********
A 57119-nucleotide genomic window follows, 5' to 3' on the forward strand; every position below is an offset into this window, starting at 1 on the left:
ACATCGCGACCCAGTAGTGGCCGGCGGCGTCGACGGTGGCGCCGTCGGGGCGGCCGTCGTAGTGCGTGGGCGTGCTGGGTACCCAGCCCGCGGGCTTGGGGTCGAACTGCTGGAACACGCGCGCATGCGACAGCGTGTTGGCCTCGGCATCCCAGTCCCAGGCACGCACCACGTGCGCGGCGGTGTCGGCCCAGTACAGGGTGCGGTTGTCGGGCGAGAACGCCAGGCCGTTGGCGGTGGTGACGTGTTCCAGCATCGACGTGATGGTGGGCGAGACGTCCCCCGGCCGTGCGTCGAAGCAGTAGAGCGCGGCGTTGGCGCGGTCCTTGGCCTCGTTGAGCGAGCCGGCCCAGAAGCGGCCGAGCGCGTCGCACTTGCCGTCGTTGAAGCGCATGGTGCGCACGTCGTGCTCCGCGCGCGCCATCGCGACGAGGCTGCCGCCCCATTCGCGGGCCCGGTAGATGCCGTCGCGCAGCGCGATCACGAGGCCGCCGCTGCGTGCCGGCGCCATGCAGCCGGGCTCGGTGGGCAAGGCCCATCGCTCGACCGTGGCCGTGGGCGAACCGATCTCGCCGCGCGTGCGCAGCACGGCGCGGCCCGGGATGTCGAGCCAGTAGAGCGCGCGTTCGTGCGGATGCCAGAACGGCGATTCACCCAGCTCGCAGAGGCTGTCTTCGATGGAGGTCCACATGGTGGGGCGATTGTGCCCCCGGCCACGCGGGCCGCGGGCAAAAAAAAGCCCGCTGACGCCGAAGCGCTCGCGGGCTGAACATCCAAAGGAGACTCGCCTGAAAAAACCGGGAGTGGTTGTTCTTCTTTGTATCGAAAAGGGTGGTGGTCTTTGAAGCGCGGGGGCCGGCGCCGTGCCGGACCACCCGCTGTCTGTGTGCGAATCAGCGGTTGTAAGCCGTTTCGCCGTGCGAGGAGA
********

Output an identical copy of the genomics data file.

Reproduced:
A 57119-nucleotide genomic window follows, 5' to 3' on the forward strand; every position below is an offset into this window, starting at 1 on the left:
ACATCGCGACCCAGTAGTGGCCGGCGGCGTCGACGGTGGCGCCGTCGGGGCGGCCGTCGTAGTGCGTGGGCGTGCTGGGTACCCAGCCCGCGGGCTTGGGGTCGAACTGCTGGAACACGCGCGCATGCGACAGCGTGTTGGCCTCGGCATCCCAGTCCCAGGCACGCACCACGTGCGCGGCGGTGTCGGCCCAGTACAGGGTGCGGTTGTCGGGCGAGAACGCCAGGCCGTTGGCGGTGGTGACGTGTTCCAGCATCGACGTGATGGTGGGCGAGACGTCCCCCGGCCGTGCGTCGAAGCAGTAGAGCGCGGCGTTGGCGCGGTCCTTGGCCTCGTTGAGCGAGCCGGCCCAGAAGCGGCCGAGCGCGTCGCACTTGCCGTCGTTGAAGCGCATGGTGCGCACGTCGTGCTCCGCGCGCGCCATCGCGACGAGGCTGCCGCCCCATTCGCGGGCCCGGTAGATGCCGTCGCGCAGCGCGATCACGAGGCCGCCGCTGCGTGCCGGCGCCATGCAGCCGGGCTCGGTGGGCAAGGCCCATCGCTCGACCGTGGCCGTGGGCGAACCGATCTCGCCGCGCGTGCGCAGCACGGCGCGGCCCGGGATGTCGAGCCAGTAGAGCGCGCGTTCGTGCGGATGCCAGAACGGCGATTCACCCAGCTCGCAGAGGCTGTCTTCGATGGAGGTCCACATGGTGGGGCGATTGTGCCCCCGGCCACGCGGGCCGCGGGCAAAAAAAAGCCCGCTGACGCCGAAGCGCTCGCGGGCTGAACATCCAAAGGAGACTCGCCTGAAAAAACCGGGAGTGGTTGTTCTTCTTTGTATCGAAAAGGGTGGTGGTCTTTGAAGCGCGGGGGCCGGCGCCGTGCCGGACCACCCGCTGTCTGTGTGCGAATCAGCGGTTGTAAGCCGTTTCGCCGTGCGAGGAGA